Amherst advocacy group continues push for townwide trash pickup


Staff Writer

Published: 03-29-2023 2:23 PM

AMHERST — An average Amherst household is paying upward of $550 per year to have curbside trash and recycling pickup, but is getting no incentive to reduce what is being put into the waste stream, according to results of a survey presented to the Town Services and Outreach Committee.

The advocacy group Zero Waste Amherst recently gave the Town Council subcommittee information from its “Trash, Recycling and Compost Services Survey and Data” as it continues to push for changes to the current system where residents are either obligated to hire a hauler, approved by the town, or to bring their trash and recyclables directly to the transfer station on Belchertown Road.

That group’s preference, through a revised solid waste bylaw it is proposing, is to institute a townwide contract for waste and recycling hauling services.

“The intention of this bylaw is to dramatically reduce waste and its associated pollution and emissions, and to reduce waste and recycling costs for residents, as well,” member John Root said.

Root said the hope is to bring savings to residents who depend on the curbside pickup, which is exclusively handled by USA Hauling & Recycling. By contrast, homeowners who use the town’s transfer station on Belchertown Road pay $125 per year for a sticker, and purchase trash bags.

How the town moves in a new direction is uncertain, through Amherst last fall received a Department of Environmental Protection grant that will provide the Department of Public Works up to 80 hours of help to develop a proposal for contracting solid waste and recycling services.

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Susan Waite, the DEP municipal assistance coordinator for 100 communities in the state’s western region, will be composing a request for information for haulers to respond to.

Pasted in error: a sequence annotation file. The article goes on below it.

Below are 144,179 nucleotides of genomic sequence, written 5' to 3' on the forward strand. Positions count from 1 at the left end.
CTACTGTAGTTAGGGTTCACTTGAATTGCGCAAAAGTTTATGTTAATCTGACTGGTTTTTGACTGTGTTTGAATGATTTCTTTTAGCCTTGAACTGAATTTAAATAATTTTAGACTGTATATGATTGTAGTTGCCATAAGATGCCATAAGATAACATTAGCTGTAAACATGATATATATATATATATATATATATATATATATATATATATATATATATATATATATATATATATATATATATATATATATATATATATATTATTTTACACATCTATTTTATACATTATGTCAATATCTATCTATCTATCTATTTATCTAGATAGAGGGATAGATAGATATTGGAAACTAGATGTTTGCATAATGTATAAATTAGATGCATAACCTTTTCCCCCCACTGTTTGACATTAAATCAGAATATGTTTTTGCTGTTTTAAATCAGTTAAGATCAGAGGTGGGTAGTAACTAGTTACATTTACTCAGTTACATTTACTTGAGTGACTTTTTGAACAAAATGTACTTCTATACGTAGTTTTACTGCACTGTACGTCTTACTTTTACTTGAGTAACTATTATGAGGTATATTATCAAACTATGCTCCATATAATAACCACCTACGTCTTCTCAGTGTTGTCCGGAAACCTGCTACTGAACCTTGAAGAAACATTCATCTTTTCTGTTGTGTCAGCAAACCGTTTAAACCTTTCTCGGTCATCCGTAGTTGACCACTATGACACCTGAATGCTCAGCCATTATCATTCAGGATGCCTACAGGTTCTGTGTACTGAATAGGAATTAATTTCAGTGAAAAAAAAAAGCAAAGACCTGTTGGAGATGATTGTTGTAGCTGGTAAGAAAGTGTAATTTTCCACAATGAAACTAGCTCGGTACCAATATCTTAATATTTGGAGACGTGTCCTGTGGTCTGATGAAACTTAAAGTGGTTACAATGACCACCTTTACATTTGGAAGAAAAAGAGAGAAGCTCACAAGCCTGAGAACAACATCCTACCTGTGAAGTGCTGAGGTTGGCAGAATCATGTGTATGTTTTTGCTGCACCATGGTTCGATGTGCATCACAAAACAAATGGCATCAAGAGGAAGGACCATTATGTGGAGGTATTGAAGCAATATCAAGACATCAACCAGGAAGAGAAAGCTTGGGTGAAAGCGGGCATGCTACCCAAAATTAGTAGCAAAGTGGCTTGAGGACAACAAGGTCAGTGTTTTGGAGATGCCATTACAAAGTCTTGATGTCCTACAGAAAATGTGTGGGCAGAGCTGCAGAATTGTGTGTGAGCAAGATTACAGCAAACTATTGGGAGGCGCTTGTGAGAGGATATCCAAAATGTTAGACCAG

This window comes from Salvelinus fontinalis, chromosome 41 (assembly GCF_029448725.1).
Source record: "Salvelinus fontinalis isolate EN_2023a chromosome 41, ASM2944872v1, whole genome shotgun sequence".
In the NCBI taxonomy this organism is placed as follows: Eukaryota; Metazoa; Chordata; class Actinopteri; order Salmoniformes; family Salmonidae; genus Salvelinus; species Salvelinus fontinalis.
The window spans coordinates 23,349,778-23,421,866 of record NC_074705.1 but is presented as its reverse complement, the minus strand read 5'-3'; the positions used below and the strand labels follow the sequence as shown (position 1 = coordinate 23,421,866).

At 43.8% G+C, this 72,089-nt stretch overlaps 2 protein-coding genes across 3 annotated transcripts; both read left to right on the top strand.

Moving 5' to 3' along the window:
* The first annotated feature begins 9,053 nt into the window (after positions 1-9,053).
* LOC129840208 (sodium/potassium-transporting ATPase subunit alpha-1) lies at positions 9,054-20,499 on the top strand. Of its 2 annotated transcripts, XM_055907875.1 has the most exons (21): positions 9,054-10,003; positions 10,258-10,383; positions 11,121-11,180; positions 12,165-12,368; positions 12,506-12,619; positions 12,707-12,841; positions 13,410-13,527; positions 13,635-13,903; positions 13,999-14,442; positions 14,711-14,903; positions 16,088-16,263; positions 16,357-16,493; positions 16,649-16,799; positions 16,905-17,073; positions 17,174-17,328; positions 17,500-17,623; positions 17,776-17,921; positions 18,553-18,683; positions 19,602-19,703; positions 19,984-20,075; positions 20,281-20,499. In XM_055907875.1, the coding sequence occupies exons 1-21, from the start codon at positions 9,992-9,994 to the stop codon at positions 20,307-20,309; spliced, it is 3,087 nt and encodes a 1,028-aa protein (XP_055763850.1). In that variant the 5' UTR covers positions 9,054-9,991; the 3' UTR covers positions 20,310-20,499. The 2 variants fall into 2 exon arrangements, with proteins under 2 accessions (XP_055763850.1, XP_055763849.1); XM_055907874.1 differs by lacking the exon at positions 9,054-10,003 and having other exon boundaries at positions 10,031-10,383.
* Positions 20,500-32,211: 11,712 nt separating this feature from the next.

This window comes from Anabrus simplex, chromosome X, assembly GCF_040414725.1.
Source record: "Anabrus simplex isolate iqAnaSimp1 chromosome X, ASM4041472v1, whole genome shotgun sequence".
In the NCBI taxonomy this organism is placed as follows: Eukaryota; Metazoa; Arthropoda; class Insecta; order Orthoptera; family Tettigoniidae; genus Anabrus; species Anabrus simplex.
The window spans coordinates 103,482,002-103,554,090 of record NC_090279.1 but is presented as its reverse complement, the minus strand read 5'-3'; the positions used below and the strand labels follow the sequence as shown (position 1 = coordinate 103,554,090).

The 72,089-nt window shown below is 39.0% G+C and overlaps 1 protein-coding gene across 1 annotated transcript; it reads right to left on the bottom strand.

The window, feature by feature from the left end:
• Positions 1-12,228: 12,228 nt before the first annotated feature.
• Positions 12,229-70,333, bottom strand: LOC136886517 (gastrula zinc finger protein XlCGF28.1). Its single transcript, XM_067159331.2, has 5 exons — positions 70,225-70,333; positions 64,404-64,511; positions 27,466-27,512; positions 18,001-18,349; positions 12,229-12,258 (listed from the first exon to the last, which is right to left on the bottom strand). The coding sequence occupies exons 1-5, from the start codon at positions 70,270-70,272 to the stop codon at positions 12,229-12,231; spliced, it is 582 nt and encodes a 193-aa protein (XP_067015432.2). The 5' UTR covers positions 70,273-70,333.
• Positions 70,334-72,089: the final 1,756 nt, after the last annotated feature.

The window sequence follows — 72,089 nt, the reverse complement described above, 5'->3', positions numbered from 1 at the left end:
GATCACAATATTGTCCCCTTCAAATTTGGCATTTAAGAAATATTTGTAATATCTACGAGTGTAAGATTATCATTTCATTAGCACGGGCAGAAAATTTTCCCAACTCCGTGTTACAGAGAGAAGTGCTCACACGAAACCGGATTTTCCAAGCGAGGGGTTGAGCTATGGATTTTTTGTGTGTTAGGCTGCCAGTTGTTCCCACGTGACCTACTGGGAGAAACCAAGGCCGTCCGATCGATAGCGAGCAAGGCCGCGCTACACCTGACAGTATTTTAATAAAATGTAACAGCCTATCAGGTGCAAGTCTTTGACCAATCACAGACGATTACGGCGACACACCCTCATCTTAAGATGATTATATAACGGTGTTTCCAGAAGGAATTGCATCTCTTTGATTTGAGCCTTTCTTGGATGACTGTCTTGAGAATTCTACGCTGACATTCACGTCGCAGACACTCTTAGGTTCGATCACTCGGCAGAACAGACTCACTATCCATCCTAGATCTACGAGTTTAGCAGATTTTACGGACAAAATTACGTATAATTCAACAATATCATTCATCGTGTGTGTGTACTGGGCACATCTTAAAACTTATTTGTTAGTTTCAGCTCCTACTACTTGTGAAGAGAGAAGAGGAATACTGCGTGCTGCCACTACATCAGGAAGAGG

Town Manager Paul Bockelman said Tuesday that Waite, who previously worked for both Amherst and Northampton in handling solid waste and recycling matters, is collecting data from other cities and towns.

One idea being considered is to have a pay-as-you-throw system and an efficient collection of materials that would reduce direct costs for residents. There would also be pickup of compostable materials, including food scraps, pizza boxes and yard waste, from all households, ensuring that organic matter is diverted from the landfill and the frequency of trash pickups can be cut.

The Zero Waste Amherst survey indicated that for many, the curbside service is that too expensive and doesn’t offer enough pay-as-you-throw options.

At-Large Councilor Andy Steinberg, a member of the subcommittee, said he questions whether the voluntary survey data is useful, even with comments from respondents. “It’s only statistically presentable as people who responded,” Steinberg said.

Steinberg said he is having conversations with other communities to learn more about practices there.

As it stands, any hauler can go to the DPW to be licensed to pick up trash and market its service within Amherst, but he wouldn’t want to see this happen.

“I actually am not necessarily in favor of having multiple companies picking up in Amherst, because everyone that comes is another set of trucks that is running up and down streets and causing pollution,” Steinberg said.

District 3 Councilor Dorothy Pam, also on the subcommittee, said she agrees that competing trucks wouldn’t be good.

“When we did have more trucks here, I did comment at a Town Council meeting on the ridiculousness of these monster trucks going up and down residential streets,” Pam said.

Darcy DuMont, a former councilor and member of Zero Waste Amherst, said no waste reduction practices are being implemented by USA.

While Northampton has the same problems with its curbside service, residents in that city have the Pedal People option.

Scott Merzbach can be reached at]]>